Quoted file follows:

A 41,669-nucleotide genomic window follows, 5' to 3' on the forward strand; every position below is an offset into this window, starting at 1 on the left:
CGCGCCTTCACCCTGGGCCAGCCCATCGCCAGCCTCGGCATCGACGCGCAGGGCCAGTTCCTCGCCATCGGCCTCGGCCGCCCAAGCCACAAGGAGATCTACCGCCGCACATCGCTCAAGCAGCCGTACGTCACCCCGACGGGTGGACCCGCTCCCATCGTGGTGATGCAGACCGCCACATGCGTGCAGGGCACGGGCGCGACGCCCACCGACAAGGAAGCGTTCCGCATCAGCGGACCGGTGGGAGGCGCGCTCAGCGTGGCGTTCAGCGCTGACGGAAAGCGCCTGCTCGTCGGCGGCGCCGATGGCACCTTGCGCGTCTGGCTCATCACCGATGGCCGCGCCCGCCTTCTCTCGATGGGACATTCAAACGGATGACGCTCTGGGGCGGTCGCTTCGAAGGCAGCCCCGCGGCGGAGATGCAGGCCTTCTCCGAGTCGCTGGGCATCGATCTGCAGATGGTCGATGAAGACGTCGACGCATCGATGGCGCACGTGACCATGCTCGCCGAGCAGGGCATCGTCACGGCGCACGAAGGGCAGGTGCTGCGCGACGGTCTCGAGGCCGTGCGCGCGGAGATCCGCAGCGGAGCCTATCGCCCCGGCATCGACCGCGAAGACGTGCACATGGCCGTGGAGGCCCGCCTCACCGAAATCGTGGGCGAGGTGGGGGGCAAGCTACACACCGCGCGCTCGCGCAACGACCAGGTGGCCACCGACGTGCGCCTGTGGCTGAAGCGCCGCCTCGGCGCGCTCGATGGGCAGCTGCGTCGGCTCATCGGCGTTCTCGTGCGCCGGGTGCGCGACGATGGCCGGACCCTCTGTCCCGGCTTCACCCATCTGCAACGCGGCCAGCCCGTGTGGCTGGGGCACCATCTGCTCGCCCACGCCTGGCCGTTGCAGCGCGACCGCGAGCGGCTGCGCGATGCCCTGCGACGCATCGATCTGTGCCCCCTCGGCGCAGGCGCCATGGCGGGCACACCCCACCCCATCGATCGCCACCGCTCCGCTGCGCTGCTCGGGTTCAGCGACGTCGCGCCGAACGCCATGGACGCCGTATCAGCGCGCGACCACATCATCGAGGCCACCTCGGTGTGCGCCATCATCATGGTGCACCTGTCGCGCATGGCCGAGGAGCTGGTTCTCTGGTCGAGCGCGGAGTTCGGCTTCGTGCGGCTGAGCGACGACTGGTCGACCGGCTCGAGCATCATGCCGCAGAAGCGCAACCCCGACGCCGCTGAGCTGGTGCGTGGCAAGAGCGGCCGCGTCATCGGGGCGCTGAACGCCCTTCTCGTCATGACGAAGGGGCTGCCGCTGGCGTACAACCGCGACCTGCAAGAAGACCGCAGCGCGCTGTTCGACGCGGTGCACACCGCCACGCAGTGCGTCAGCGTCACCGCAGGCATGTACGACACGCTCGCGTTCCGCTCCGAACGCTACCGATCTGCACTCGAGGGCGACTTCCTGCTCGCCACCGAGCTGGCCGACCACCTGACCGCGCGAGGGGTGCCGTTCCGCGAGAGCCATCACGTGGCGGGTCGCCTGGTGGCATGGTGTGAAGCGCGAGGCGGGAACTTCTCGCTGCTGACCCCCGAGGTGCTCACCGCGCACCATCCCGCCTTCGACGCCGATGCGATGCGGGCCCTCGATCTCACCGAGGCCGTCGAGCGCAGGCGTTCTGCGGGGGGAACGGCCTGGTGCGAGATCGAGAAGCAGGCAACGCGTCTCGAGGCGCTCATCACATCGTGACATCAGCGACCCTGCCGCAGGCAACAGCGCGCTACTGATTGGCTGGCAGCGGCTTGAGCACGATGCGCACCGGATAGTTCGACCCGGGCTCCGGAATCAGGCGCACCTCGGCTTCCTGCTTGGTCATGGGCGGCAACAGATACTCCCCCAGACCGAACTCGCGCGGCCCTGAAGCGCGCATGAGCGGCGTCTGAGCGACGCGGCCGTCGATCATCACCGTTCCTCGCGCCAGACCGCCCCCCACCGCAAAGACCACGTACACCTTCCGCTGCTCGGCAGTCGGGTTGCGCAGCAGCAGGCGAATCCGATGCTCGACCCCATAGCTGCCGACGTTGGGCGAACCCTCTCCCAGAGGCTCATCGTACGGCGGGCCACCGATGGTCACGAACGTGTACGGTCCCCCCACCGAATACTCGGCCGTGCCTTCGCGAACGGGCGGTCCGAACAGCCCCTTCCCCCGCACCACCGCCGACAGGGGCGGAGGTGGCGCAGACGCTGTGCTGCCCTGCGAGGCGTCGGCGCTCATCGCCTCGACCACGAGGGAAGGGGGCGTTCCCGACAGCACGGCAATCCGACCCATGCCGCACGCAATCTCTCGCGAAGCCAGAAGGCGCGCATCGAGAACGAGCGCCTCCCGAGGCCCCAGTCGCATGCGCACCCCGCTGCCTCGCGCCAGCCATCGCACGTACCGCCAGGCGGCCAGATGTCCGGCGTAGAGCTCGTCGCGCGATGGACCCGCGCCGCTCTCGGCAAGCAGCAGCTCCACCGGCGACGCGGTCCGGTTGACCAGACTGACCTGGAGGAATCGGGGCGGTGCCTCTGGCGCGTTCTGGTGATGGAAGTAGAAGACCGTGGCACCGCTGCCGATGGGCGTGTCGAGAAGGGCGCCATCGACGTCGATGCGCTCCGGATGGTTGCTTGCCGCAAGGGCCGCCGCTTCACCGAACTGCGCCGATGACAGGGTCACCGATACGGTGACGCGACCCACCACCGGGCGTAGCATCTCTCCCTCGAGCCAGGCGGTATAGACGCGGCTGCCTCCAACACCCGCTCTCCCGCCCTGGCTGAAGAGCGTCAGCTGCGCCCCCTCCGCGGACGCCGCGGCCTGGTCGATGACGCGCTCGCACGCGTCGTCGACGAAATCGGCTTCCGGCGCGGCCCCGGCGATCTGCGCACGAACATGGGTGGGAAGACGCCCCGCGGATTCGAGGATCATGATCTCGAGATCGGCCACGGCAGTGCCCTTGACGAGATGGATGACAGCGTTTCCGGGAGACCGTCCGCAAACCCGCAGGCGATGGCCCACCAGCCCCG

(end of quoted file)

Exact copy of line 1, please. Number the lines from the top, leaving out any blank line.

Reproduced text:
A 41,669-nucleotide genomic window follows, 5' to 3' on the forward strand; every position below is an offset into this window, starting at 1 on the left: